On the move: The last shower
The Aspen Times
Two kinds of people exist in the world: the ones who do their best thinking on the toilet and those who have shower brainpower.
I am the former. Or wait… the latter. Whichever is the second one. Toilets are gross; showers are awesome.
Recently, I had moved from my studio apartment to a condominium formerly occupied by two supervisors (for clarification, they didn’t live together and they haven’t died — just moved out). On the free market I’m pretty sure the annual rent would be more than my entire salary. I gained a fireplace. A bedroom. Built-in bookshelves that made me wish I knew how to read. A dishwasher. A pull-out couch that I can side-hustle on Airbnb. But regardless, moving is always tricky because I hate change and am afraid I won’t adapt to the quirks of my new abode.
As I moved, carrying furniture out one patio door and stacking it three blocks away outside of another, I reflected upon my favorite passage from Henry David Thoreau’s “Walden”: “It was pleasant to see my whole household effects out on the grass, making a little pile like a gypsy’s pack … It was worth the while to see the sun shine on these things, and hear the free wind blow on them; so much more interesting most familiar objects look out of doors than in the house.” And into the subterranean dungeon they went thusly.
At any rate, as I entered this new shower to contrive a topic for this very piece, I was greeted by a burst of unyielding, ice-cold water jettisoning me like the fire sprinkler that melted the Wicked Witch of the West in that old Energizer commercial.
I burst forth from the curtain like a crying, naked baby exiting the womb. Except I’m not a baby; I’m a full-grown short man, so I wrapped myself in a towel, threw some shampoo in a backpack, grabbed my keys and darted into the parking lot and subsequently my vehicle wailing like a soggy Tarzan.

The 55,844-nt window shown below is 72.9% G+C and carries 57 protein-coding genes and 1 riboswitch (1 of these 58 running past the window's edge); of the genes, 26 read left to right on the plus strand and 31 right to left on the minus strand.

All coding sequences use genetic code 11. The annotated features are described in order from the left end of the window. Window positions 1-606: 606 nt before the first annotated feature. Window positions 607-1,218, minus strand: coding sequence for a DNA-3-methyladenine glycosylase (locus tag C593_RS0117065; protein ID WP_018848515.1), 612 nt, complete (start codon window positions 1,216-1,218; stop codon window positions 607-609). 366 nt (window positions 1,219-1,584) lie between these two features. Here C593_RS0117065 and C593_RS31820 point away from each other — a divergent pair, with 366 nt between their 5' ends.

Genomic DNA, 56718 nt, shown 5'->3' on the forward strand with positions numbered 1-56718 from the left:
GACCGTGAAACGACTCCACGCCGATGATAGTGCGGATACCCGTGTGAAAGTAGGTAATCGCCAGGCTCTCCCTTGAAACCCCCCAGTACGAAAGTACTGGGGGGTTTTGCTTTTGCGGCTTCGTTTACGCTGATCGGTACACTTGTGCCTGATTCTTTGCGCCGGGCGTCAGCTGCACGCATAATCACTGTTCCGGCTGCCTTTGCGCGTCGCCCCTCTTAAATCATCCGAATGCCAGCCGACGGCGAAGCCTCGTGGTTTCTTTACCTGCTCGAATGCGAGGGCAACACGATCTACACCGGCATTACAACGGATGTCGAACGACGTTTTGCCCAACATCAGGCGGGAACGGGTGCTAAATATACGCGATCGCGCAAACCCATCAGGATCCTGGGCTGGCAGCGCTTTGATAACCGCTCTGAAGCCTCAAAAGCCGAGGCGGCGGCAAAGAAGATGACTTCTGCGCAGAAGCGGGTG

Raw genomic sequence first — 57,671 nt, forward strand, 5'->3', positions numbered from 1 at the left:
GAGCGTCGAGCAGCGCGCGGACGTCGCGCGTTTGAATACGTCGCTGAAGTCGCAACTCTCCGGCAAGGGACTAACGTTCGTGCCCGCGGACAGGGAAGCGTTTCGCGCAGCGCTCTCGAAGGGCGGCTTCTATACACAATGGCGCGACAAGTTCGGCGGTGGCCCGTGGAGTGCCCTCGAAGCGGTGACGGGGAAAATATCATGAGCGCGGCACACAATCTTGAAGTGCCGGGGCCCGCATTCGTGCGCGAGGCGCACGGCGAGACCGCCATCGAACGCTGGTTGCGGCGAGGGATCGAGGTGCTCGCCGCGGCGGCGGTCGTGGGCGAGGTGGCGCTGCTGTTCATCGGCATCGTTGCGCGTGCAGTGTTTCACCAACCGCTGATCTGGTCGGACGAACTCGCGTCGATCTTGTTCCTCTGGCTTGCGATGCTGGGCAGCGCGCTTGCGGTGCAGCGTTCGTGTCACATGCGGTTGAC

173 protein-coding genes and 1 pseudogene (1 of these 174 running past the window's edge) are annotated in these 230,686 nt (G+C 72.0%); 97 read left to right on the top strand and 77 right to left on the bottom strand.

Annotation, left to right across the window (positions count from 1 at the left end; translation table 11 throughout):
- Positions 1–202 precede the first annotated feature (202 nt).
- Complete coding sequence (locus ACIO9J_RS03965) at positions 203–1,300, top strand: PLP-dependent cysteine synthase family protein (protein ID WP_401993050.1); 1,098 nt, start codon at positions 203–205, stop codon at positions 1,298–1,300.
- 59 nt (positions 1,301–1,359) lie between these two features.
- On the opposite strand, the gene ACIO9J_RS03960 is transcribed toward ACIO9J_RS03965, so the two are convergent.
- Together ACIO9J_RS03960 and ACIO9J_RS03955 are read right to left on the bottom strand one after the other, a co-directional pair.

I drove those three blocks back to my empty former studio, to which I still had the key. As I entered the bathroom I heard the familiar drip-drip-drip of the leaky nozzle. I turned on the scalding-hot water and watched it rise around my ankles thanks to the clogged, 1950s plumbing. I realized this was probably the last shower I would take in the apartment where I had lived longer than anywhere else in my life.
I fondly reminisced on my favorite memories from this porcelain sanctuary. Like the time I bathed with 40 rubber duckies. When I washed my makeup off after an evening in drag. When I woke up to find one of my kidneys missing. When — actually, that’s my last family-friendly joke, and even that kidney one is pushing the envelope.
As I toweled off in the studio’s living room (or is it the bedroom? Or kitchen?) I noticed how much the shady oak tree outside had gained foliage in the past couple of weeks. While I’ll miss the old place and hope my ghost eventually haunts it forever, I suppose in due time I’ll grow accustomed to the peculiarities of the new one, like the hot water randomly shutting off at 1 in the afternoon.
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Onsite parking won out over a Turkish bath at a new lodge planned to be built across from City Market. Aspen’s elected officials didn’t want to burden the neighborhood with offsite parking for the new hotel.